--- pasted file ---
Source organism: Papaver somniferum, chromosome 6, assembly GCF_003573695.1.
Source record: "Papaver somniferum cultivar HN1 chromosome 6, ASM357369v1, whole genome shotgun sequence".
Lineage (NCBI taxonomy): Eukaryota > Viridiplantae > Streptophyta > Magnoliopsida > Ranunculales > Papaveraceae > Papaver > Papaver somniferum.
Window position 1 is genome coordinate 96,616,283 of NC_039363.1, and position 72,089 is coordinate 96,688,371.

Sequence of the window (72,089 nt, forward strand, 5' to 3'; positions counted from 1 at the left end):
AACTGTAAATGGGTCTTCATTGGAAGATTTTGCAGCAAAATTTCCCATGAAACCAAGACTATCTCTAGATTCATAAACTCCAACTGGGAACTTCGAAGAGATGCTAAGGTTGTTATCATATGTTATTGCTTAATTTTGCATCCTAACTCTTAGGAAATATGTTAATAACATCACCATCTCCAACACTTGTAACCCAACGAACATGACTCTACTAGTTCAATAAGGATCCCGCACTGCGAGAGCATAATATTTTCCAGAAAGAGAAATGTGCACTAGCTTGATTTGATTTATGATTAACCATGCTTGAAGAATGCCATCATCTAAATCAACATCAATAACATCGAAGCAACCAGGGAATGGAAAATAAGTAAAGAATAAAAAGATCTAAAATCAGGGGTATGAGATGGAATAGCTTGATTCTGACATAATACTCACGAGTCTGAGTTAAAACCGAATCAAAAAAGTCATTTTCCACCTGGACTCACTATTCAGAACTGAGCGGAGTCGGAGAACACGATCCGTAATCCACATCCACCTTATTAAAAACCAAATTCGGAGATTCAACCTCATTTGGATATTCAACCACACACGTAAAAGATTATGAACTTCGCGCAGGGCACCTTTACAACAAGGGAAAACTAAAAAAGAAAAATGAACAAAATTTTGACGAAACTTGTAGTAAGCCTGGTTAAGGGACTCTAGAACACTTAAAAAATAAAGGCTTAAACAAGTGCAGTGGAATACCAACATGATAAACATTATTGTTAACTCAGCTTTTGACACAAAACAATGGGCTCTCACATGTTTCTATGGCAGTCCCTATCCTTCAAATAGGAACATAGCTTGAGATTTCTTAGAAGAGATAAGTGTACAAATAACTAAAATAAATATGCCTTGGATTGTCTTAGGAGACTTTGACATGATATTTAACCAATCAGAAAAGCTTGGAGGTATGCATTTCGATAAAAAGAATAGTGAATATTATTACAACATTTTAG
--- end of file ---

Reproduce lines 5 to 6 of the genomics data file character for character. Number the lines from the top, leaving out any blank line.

Sequence of the window (72,089 nt, forward strand, 5' to 3'; positions counted from 1 at the left end):
AACTGTAAATGGGTCTTCATTGGAAGATTTTGCAGCAAAATTTCCCATGAAACCAAGACTATCTCTAGATTCATAAACTCCAACTGGGAACTTCGAAGAGATGCTAAGGTTGTTATCATATGTTATTGCTTAATTTTGCATCCTAACTCTTAGGAAATATGTTAATAACATCACCATCTCCAACACTTGTAACCCAACGAACATGACTCTACTAGTTCAATAAGGATCCCGCACTGCGAGAGCATAATATTTTCCAGAAAGAGAAATGTGCACTAGCTTGATTTGATTTATGATTAACCATGCTTGAAGAATGCCATCATCTAAATCAACATCAATAACATCGAAGCAACCAGGGAATGGAAAATAAGTAAAGAATAAAAAGATCTAAAATCAGGGGTATGAGATGGAATAGCTTGATTCTGACATAATACTCACGAGTCTGAGTTAAAACCGAATCAAAAAAGTCATTTTCCACCTGGACTCACTATTCAGAACTGAGCGGAGTCGGAGAACACGATCCGTAATCCACATCCACCTTATTAAAAACCAAATTCGGAGATTCAACCTCATTTGGATATTCAACCACACACGTAAAAGATTATGAACTTCGCGCAGGGCACCTTTACAACAAGGGAAAACTAAAAAAGAAAAATGAACAAAATTTTGACGAAACTTGTAGTAAGCCTGGTTAAGGGACTCTAGAACACTTAAAAAATAAAGGCTTAAACAAGTGCAGTGGAATACCAACATGATAAACATTATTGTTAACTCAGCTTTTGACACAAAACAATGGGCTCTCACATGTTTCTATGGCAGTCCCTATCCTTCAAATAGGAACATAGCTTGAGATTTCTTAGAAGAGATAAGTGTACAAATAACTAAAATAAATATGCCTTGGATTGTCTTAGGAGACTTTGACATGATATTTAACCAATCAGAAAAGCTTGGAGGTATGCATTTCGATAAAAAGAATAGTGAATATTATTACAACATTTTAG